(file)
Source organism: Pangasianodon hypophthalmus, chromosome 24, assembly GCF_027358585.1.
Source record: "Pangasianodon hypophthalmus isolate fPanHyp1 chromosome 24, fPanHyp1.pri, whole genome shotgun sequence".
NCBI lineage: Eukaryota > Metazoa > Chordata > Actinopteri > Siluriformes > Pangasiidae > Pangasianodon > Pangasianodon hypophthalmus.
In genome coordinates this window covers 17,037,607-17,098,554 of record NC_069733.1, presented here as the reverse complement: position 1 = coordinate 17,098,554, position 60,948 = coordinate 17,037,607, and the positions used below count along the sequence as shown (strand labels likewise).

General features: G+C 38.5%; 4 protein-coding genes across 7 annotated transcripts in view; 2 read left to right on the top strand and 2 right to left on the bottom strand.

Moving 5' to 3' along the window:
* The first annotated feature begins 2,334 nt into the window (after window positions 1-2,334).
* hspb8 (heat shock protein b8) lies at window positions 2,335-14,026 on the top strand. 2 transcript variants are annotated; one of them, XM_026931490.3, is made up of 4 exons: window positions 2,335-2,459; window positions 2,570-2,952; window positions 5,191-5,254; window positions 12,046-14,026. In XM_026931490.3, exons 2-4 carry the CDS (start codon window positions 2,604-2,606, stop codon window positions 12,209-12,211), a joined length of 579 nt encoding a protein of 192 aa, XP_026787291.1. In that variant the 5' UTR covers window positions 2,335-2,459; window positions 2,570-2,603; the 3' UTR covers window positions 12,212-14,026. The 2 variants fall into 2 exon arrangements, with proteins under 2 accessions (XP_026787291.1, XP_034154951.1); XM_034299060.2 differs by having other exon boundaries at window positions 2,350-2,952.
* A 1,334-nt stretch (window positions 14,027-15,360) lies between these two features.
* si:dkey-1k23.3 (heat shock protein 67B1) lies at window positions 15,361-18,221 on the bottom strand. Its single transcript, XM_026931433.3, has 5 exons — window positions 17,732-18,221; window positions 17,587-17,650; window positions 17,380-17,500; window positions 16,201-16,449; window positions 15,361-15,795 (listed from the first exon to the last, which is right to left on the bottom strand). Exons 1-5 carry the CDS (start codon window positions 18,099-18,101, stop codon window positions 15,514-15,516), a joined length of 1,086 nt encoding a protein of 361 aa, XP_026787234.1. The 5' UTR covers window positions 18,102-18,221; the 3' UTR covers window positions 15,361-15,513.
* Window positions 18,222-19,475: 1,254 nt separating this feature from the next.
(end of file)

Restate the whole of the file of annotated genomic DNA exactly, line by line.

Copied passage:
Source organism: Pangasianodon hypophthalmus, chromosome 24, assembly GCF_027358585.1.
Source record: "Pangasianodon hypophthalmus isolate fPanHyp1 chromosome 24, fPanHyp1.pri, whole genome shotgun sequence".
NCBI lineage: Eukaryota > Metazoa > Chordata > Actinopteri > Siluriformes > Pangasiidae > Pangasianodon > Pangasianodon hypophthalmus.
In genome coordinates this window covers 17,037,607-17,098,554 of record NC_069733.1, presented here as the reverse complement: position 1 = coordinate 17,098,554, position 60,948 = coordinate 17,037,607, and the positions used below count along the sequence as shown (strand labels likewise).

General features: G+C 38.5%; 4 protein-coding genes across 7 annotated transcripts in view; 2 read left to right on the top strand and 2 right to left on the bottom strand.

Moving 5' to 3' along the window:
* The first annotated feature begins 2,334 nt into the window (after window positions 1-2,334).
* hspb8 (heat shock protein b8) lies at window positions 2,335-14,026 on the top strand. 2 transcript variants are annotated; one of them, XM_026931490.3, is made up of 4 exons: window positions 2,335-2,459; window positions 2,570-2,952; window positions 5,191-5,254; window positions 12,046-14,026. In XM_026931490.3, exons 2-4 carry the CDS (start codon window positions 2,604-2,606, stop codon window positions 12,209-12,211), a joined length of 579 nt encoding a protein of 192 aa, XP_026787291.1. In that variant the 5' UTR covers window positions 2,335-2,459; window positions 2,570-2,603; the 3' UTR covers window positions 12,212-14,026. The 2 variants fall into 2 exon arrangements, with proteins under 2 accessions (XP_026787291.1, XP_034154951.1); XM_034299060.2 differs by having other exon boundaries at window positions 2,350-2,952.
* A 1,334-nt stretch (window positions 14,027-15,360) lies between these two features.
* si:dkey-1k23.3 (heat shock protein 67B1) lies at window positions 15,361-18,221 on the bottom strand. Its single transcript, XM_026931433.3, has 5 exons — window positions 17,732-18,221; window positions 17,587-17,650; window positions 17,380-17,500; window positions 16,201-16,449; window positions 15,361-15,795 (listed from the first exon to the last, which is right to left on the bottom strand). Exons 1-5 carry the CDS (start codon window positions 18,099-18,101, stop codon window positions 15,514-15,516), a joined length of 1,086 nt encoding a protein of 361 aa, XP_026787234.1. The 5' UTR covers window positions 18,102-18,221; the 3' UTR covers window positions 15,361-15,513.
* Window positions 18,222-19,475: 1,254 nt separating this feature from the next.